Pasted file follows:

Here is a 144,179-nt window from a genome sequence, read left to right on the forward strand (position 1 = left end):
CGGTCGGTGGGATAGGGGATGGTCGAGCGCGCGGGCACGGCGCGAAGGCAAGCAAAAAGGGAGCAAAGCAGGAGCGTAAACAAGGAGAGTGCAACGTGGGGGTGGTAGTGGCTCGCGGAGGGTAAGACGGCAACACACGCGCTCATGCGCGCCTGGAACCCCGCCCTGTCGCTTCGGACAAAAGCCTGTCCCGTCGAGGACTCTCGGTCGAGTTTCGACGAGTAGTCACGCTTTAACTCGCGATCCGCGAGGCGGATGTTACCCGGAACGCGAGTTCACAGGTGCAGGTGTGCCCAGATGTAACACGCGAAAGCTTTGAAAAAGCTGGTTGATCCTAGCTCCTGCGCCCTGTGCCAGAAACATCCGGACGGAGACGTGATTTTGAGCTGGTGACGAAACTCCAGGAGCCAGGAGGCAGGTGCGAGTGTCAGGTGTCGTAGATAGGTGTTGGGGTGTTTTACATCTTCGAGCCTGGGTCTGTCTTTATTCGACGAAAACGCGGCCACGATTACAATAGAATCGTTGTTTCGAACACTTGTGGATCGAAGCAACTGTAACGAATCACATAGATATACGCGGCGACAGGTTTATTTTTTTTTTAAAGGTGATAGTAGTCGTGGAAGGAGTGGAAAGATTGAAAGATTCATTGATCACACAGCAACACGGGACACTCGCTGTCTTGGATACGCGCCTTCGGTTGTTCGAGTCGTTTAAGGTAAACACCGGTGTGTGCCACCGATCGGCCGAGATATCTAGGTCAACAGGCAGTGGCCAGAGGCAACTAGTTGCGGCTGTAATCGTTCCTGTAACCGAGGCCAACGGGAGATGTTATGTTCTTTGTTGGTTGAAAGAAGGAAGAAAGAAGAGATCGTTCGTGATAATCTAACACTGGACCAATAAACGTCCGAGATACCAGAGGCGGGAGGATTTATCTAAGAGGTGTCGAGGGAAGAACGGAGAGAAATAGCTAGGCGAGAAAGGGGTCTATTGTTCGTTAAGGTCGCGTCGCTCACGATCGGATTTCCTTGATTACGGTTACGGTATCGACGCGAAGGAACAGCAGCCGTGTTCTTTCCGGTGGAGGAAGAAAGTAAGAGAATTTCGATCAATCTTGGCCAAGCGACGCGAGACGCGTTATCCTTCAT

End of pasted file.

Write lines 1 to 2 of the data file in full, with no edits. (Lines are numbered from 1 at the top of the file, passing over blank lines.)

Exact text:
Here is a 144,179-nt window from a genome sequence, read left to right on the forward strand (position 1 = left end):
CGGTCGGTGGGATAGGGGATGGTCGAGCGCGCGGGCACGGCGCGAAGGCAAGCAAAAAGGGAGCAAAGCAGGAGCGTAAACAAGGAGAGTGCAACGTGGGGGTGGTAGTGGCTCGCGGAGGGTAAGACGGCAACACACGCGCTCATGCGCGCCTGGAACCCCGCCCTGTCGCTTCGGACAAAAGCCTGTCCCGTCGAGGACTCTCGGTCGAGTTTCGACGAGTAGTCACGCTTTAACTCGCGATCCGCGAGGCGGATGTTACCCGGAACGCGAGTTCACAGGTGCAGGTGTGCCCAGATGTAACACGCGAAAGCTTTGAAAAAGCTGGTTGATCCTAGCTCCTGCGCCCTGTGCCAGAAACATCCGGACGGAGACGTGATTTTGAGCTGGTGACGAAACTCCAGGAGCCAGGAGGCAGGTGCGAGTGTCAGGTGTCGTAGATAGGTGTTGGGGTGTTTTACATCTTCGAGCCTGGGTCTGTCTTTATTCGACGAAAACGCGGCCACGATTACAATAGAATCGTTGTTTCGAACACTTGTGGATCGAAGCAACTGTAACGAATCACATAGATATACGCGGCGACAGGTTTATTTTTTTTTTAAAGGTGATAGTAGTCGTGGAAGGAGTGGAAAGATTGAAAGATTCATTGATCACACAGCAACACGGGACACTCGCTGTCTTGGATACGCGCCTTCGGTTGTTCGAGTCGTTTAAGGTAAACACCGGTGTGTGCCACCGATCGGCCGAGATATCTAGGTCAACAGGCAGTGGCCAGAGGCAACTAGTTGCGGCTGTAATCGTTCCTGTAACCGAGGCCAACGGGAGATGTTATGTTCTTTGTTGGTTGAAAGAAGGAAGAAAGAAGAGATCGTTCGTGATAATCTAACACTGGACCAATAAACGTCCGAGATACCAGAGGCGGGAGGATTTATCTAAGAGGTGTCGAGGGAAGAACGGAGAGAAATAGCTAGGCGAGAAAGGGGTCTATTGTTCGTTAAGGTCGCGTCGCTCACGATCGGATTTCCTTGATTACGGTTACGGTATCGACGCGAAGGAACAGCAGCCGTGTTCTTTCCGGTGGAGGAAGAAAGTAAGAGAATTTCGATCAATCTTGGCCAAGCGACGCGAGACGCGTTATCCTTCAT